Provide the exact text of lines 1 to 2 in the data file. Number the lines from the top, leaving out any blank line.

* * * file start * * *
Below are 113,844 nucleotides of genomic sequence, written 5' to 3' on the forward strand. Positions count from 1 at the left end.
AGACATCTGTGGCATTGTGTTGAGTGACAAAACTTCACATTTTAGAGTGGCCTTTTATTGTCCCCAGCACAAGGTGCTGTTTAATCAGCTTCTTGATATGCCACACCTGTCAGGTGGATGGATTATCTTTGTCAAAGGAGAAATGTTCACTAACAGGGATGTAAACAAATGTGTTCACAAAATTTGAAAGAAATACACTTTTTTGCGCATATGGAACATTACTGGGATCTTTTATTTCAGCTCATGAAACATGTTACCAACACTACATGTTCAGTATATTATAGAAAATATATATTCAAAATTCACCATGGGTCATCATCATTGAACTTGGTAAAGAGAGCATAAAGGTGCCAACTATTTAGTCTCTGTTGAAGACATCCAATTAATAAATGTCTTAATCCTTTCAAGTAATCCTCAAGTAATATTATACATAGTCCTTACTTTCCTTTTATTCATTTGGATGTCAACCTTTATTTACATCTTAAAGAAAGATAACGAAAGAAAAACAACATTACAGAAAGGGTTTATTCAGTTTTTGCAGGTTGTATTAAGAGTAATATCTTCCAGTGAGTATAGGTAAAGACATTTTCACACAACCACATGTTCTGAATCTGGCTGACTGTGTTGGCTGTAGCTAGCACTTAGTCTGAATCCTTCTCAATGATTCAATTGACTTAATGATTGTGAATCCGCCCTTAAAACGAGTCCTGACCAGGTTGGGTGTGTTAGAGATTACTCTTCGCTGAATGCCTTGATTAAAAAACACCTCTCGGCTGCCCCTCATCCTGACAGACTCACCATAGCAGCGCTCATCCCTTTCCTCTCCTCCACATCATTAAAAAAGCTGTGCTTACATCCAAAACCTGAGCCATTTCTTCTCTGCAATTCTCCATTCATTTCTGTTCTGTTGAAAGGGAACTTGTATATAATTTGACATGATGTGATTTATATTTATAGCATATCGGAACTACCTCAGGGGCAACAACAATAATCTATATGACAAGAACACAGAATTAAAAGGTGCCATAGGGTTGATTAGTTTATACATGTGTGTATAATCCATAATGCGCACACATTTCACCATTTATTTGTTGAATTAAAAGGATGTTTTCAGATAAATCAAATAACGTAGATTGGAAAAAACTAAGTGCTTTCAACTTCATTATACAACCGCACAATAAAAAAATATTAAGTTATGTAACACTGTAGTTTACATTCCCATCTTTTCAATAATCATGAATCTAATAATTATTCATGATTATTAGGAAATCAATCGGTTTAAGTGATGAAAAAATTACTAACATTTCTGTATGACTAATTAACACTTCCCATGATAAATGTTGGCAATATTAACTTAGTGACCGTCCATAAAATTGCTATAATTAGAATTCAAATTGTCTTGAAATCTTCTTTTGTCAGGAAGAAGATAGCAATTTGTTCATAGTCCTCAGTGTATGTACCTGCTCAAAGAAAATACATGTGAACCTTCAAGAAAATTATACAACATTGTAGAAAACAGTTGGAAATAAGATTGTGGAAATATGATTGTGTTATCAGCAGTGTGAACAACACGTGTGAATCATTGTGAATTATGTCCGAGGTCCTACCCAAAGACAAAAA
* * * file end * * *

Below are 113,844 nucleotides of genomic sequence, written 5' to 3' on the forward strand. Positions count from 1 at the left end.
AGACATCTGTGGCATTGTGTTGAGTGACAAAACTTCACATTTTAGAGTGGCCTTTTATTGTCCCCAGCACAAGGTGCTGTTTAATCAGCTTCTTGATATGCCACACCTGTCAGGTGGATGGATTATCTTTGTCAAAGGAGAAATGTTCACTAACAGGGATGTAAACAAATGTGTTCACAAAATTTGAAAGAAATACACTTTTTTGCGCATATGGAACATTACTGGGATCTTTTATTTCAGCTCATGAAACATGTTACCAACACTACATGTTCAGTATATTATAGAAAATATATATTCAAAATTCACCATGGGTCATCATCATTGAACTTGGTAAAGAGAGCATAAAGGTGCCAACTATTTAGTCTCTGTTGAAGACATCCAATTAATAAATGTCTTAATCCTTTCAAGTAATCCTCAAGTAATATTATACATAGTCCTTACTTTCCTTTTATTCATTTGGATGTCAACCTTTATTTACATCTTAAAGAAAGATAACGAAAGAAAAACAACATTACAGAAAGGGTTTATTCAGTTTTTGCAGGTTGTATTAAGAGTAATATCTTCCAGTGAGTATAGGTAAAGACATTTTCACACAACCACATGTTCTGAATCTGGCTGACTGTGTTGGCTGTAGCTAGCACTTAGTCTGAATCCTTCTCAATGATTCAATTGACTTAATGATTGTGAATCCGCCCTTAAAACGAGTCCTGACCAGGTTGGGTGTGTTAGAGATTACTCTTCGCTGAATGCCTTGATTAAAAAACACCTCTCGGCTGCCCCTCATCCTGACAGACTCACCATAGCAGCGCTCATCCCTTTCCTCTCCTCCACATCATTAAAAAAGCTGTGCTTACATCCAAAACCTGAGCCATTTCTTCTCTGCAATTCTCCATTCATTTCTGTTCTGTTGAAAGGGAACTTGTATATAATTTGACATGATGTGATTTATATTTATAGCATATCGGAACTACCTCAGGGGCAACAACAATAATCTATATGACAAGAACACAGAATTAAAAGGTGCCATAGGGTTGATTAGTTTATACATGTGTGTATAATCCATAATGCGCACACATTTCACCATTTATTTGTTGAATTAAAAGGATGTTTTCAGATAAATCAAATAACGTAGATTGGAAAAAACTAAGTGCTTTCAACTTCATTATACAACCGCACAATAAAAAAATATTAAGTTATGTAACACTGTAGTTTACATTCCCATCTTTTCAATAATCATGAATCTAATAATTATTCATGATTATTAGGAAATCAATCGGTTTAAGTGATGAAAAAATTACTAACATTTCTGTATGACTAATTAACACTTCCCATGATAAATGTTGGCAATATTAACTTAGTGACCGTCCATAAAATTGCTATAATTAGAATTCAAATTGTCTTGAAATCTTCTTTTGTCAGGAAGAAGATAGCAATTTGTTCATAGTCCTCAGTGTATGTACCTGCTCAAAGAAAATACATGTGAACCTTCAAGAAAATTATACAACATTGTAGAAAACAGTTGGAAATAAGATTGTGGAAATATGATTGTGTTATCAGCAGTGTGAACAACACGTGTGAATCATTGTGAATTATGTCCGAGGTCCTACCCAAAGACAAAAA